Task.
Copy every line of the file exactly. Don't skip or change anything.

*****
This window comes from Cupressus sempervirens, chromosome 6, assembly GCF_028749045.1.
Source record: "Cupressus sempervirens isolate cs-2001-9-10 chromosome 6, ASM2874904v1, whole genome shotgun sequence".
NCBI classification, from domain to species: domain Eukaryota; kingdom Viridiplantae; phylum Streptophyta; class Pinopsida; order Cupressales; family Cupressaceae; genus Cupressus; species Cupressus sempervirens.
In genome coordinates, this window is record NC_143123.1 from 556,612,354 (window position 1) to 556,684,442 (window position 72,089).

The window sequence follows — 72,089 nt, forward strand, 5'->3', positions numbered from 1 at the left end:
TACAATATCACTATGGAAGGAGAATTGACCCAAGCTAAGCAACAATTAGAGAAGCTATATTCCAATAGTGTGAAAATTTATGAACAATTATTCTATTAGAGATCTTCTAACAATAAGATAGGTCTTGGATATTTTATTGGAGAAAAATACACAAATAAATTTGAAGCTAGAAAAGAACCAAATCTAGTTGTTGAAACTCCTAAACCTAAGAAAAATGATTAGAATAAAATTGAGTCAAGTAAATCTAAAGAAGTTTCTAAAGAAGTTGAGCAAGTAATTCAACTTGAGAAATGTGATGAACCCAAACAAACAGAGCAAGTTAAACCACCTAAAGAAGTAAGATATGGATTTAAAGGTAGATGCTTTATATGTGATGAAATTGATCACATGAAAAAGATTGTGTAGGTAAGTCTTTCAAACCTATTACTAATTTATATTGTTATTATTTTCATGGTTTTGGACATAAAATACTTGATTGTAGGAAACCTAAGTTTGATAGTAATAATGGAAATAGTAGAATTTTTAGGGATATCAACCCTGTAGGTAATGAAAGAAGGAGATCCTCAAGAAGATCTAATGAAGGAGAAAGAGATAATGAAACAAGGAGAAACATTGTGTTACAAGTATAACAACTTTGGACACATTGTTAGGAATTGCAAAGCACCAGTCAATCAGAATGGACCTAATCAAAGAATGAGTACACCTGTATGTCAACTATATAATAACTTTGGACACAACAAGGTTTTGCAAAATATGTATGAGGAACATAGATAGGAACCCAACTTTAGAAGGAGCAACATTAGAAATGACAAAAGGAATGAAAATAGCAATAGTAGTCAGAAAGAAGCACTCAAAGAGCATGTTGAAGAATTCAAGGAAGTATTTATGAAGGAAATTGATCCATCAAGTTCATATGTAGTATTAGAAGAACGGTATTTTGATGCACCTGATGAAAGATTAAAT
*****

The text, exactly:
This window comes from Cupressus sempervirens, chromosome 6, assembly GCF_028749045.1.
Source record: "Cupressus sempervirens isolate cs-2001-9-10 chromosome 6, ASM2874904v1, whole genome shotgun sequence".
NCBI classification, from domain to species: domain Eukaryota; kingdom Viridiplantae; phylum Streptophyta; class Pinopsida; order Cupressales; family Cupressaceae; genus Cupressus; species Cupressus sempervirens.
In genome coordinates, this window is record NC_143123.1 from 556,612,354 (window position 1) to 556,684,442 (window position 72,089).

The window sequence follows — 72,089 nt, forward strand, 5'->3', positions numbered from 1 at the left end:
TACAATATCACTATGGAAGGAGAATTGACCCAAGCTAAGCAACAATTAGAGAAGCTATATTCCAATAGTGTGAAAATTTATGAACAATTATTCTATTAGAGATCTTCTAACAATAAGATAGGTCTTGGATATTTTATTGGAGAAAAATACACAAATAAATTTGAAGCTAGAAAAGAACCAAATCTAGTTGTTGAAACTCCTAAACCTAAGAAAAATGATTAGAATAAAATTGAGTCAAGTAAATCTAAAGAAGTTTCTAAAGAAGTTGAGCAAGTAATTCAACTTGAGAAATGTGATGAACCCAAACAAACAGAGCAAGTTAAACCACCTAAAGAAGTAAGATATGGATTTAAAGGTAGATGCTTTATATGTGATGAAATTGATCACATGAAAAAGATTGTGTAGGTAAGTCTTTCAAACCTATTACTAATTTATATTGTTATTATTTTCATGGTTTTGGACATAAAATACTTGATTGTAGGAAACCTAAGTTTGATAGTAATAATGGAAATAGTAGAATTTTTAGGGATATCAACCCTGTAGGTAATGAAAGAAGGAGATCCTCAAGAAGATCTAATGAAGGAGAAAGAGATAATGAAACAAGGAGAAACATTGTGTTACAAGTATAACAACTTTGGACACATTGTTAGGAATTGCAAAGCACCAGTCAATCAGAATGGACCTAATCAAAGAATGAGTACACCTGTATGTCAACTATATAATAACTTTGGACACAACAAGGTTTTGCAAAATATGTATGAGGAACATAGATAGGAACCCAACTTTAGAAGGAGCAACATTAGAAATGACAAAAGGAATGAAAATAGCAATAGTAGTCAGAAAGAAGCACTCAAAGAGCATGTTGAAGAATTCAAGGAAGTATTTATGAAGGAAATTGATCCATCAAGTTCATATGTAGTATTAGAAGAACGGTATTTTGATGCACCTGATGAAAGATTAAAT